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Discussion Starter · #1 ·
His name has a great many letters in it with one of those “ski’s” on the end. One of those names most americans get tongue tied trying to pronounce. His first name is dave. My brothers name is also Dave and sometimes we all hunt together. Somehow we got to where we just called him binky. He doesn’t mind what you call him, as long as you call him to go hunting.

He worked at the same place as I did and on the same shift. That would be 3pm-11 pm. Having all morning every day of the week to hunt or fish is exactly why we both worked that shift. At first we did some bird hunting together. He had a dog that was just a shade better than mine. I didn’t own a dog.

Binky was born with no hair and the condition hardly improved. I have known him since he was in his 20’s and he only had a little around his ears. Out ice fishing, his brains were suseptable to freezing!

Late one summer , he started talking about wanting to go duck hunting. On and on he went about how he liked to eat ducks and hunt ducks and shoot AT ducks. Truth was, for somebody who hunted as much as he did, he wasn’t much of a shot. He did like to go though and was dependable.

So one day I had a little talk with an acquaintance of mine who happen to have a duckblind. This was the waldorf astoria of floating duck blinds. It would hold five hunters! It was huge. It belonged to a group of guys who always hunted the same spot on the lake we lived on. They were none to quick about putting the thing out every year and usually left it out to long.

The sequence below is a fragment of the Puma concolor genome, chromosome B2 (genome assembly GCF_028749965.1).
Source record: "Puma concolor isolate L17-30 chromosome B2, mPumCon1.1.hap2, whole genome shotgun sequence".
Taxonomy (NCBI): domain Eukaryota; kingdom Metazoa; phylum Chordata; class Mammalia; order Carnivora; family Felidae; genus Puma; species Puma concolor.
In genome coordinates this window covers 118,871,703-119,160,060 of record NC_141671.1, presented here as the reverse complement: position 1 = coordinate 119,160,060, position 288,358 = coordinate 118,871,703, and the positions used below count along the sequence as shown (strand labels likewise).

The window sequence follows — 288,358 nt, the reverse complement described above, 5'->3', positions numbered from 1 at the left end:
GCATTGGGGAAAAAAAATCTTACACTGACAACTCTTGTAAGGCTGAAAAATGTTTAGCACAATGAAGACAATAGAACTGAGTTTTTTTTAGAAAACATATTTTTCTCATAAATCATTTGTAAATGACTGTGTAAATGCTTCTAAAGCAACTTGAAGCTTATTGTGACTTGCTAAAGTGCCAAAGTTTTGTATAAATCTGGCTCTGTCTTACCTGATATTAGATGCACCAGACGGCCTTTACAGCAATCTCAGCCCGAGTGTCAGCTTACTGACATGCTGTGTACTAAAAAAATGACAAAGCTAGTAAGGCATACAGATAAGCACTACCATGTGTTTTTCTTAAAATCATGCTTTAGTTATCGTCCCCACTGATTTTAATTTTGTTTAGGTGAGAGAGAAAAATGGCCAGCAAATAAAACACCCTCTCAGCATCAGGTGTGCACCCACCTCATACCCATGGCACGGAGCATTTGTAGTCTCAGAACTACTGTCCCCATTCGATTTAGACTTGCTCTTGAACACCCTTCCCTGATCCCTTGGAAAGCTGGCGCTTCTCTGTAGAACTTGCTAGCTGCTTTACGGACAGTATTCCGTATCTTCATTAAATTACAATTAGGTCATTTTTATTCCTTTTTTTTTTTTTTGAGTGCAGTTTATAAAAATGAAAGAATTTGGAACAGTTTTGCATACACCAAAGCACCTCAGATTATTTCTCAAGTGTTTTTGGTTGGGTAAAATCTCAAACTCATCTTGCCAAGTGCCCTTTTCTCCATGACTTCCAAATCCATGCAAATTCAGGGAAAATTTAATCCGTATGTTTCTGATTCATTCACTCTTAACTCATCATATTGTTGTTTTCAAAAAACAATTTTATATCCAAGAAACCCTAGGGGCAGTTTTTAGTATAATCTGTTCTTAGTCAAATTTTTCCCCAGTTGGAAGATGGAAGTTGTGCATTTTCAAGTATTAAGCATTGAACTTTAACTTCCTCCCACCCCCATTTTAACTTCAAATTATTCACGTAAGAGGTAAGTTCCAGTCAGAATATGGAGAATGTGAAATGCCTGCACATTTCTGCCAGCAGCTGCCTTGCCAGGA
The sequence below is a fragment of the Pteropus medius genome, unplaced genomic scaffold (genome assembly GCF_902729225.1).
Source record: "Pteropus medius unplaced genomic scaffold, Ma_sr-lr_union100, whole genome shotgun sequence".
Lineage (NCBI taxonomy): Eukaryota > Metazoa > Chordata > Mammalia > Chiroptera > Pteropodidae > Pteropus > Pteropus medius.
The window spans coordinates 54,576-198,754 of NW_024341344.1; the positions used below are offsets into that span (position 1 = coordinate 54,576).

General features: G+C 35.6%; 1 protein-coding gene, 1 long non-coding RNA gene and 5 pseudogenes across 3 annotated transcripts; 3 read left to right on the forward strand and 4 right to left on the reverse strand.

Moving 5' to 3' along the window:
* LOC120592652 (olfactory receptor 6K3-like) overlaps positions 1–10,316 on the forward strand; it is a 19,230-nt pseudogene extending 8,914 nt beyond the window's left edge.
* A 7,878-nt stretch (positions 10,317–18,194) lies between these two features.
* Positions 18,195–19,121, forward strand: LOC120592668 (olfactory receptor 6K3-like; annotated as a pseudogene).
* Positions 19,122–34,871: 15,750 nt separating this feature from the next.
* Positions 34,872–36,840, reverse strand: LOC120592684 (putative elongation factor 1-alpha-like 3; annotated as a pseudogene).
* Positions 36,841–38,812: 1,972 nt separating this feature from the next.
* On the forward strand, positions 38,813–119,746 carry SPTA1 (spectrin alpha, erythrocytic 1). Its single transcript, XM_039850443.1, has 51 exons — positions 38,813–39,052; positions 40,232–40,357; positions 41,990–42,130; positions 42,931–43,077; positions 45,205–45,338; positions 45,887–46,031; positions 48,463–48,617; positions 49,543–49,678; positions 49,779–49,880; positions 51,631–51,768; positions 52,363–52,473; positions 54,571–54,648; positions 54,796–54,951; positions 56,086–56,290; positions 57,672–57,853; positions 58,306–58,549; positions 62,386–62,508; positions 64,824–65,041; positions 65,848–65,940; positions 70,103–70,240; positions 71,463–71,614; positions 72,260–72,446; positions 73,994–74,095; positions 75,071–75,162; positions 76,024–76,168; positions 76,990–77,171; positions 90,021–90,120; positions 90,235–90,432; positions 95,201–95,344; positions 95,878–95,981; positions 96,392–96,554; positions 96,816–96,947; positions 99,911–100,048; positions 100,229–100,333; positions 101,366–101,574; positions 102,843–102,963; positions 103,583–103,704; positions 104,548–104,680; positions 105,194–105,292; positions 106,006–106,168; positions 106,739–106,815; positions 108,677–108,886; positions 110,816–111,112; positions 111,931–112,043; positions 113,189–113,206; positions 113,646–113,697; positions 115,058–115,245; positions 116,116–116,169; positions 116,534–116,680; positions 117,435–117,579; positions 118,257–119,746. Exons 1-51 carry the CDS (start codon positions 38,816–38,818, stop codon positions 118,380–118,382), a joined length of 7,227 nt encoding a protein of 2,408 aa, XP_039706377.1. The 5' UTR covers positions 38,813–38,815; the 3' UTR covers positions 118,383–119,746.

So I made them an offer I knew they would jump on. Binky and I would put the blind out on the lake, build the boat blind, cover the whole affair(camo) and pull the thing off the lake when everybody was finished with it. For this labor, we would get to use it every morning during the week. They would have the use of it every evening and the weekend. Those guys could not agree fast enough to that arrangement! When we all threw the decoys in one big pile and we would have a nice blind and a big spread of decoys.

When I informed binky of the plan he was smiles from ear to ear. So in early morning about a week before the season, we got started.

One day we trailered the blind down to the lake and launched it. The thing was huge. I took my flatbottom boat and 18 hp. Evinrude out and pushed it out to the place we would be hunting the entire season. There we drove the 2x4x12’ stakes down through the cleats to anchor it. The blind was a floater and would ride up and down on the stakes as the water raised or lowered. After that we built a rough frame work behind the blind for the boat blind. It would take a LOT OF STUFF TO CAMOUFLAGE THIS THING!

There was a low wet area close to my house that was full of slough hay. I gave myself the task of cutting and bundling the hay, getting it ready for use.

Binky lived over close to lake Michigan. Around his place there was giant reed grass. Most duck hunters call this grass cane. His job was to cut cane and bundle it for our use.

For a couple of days we were both cutting and bundling the materials to make the blind look like a natural thing instead of the mess of plywood it really was. Finally we had a truckload of each material and figured we had enough to make a start.

One fine frosty morning we made a start on it. I had given my son a rowboat for his 8th grade graduation. In his boat we stacked the large pile of slough hay. It was heaped up pretty high.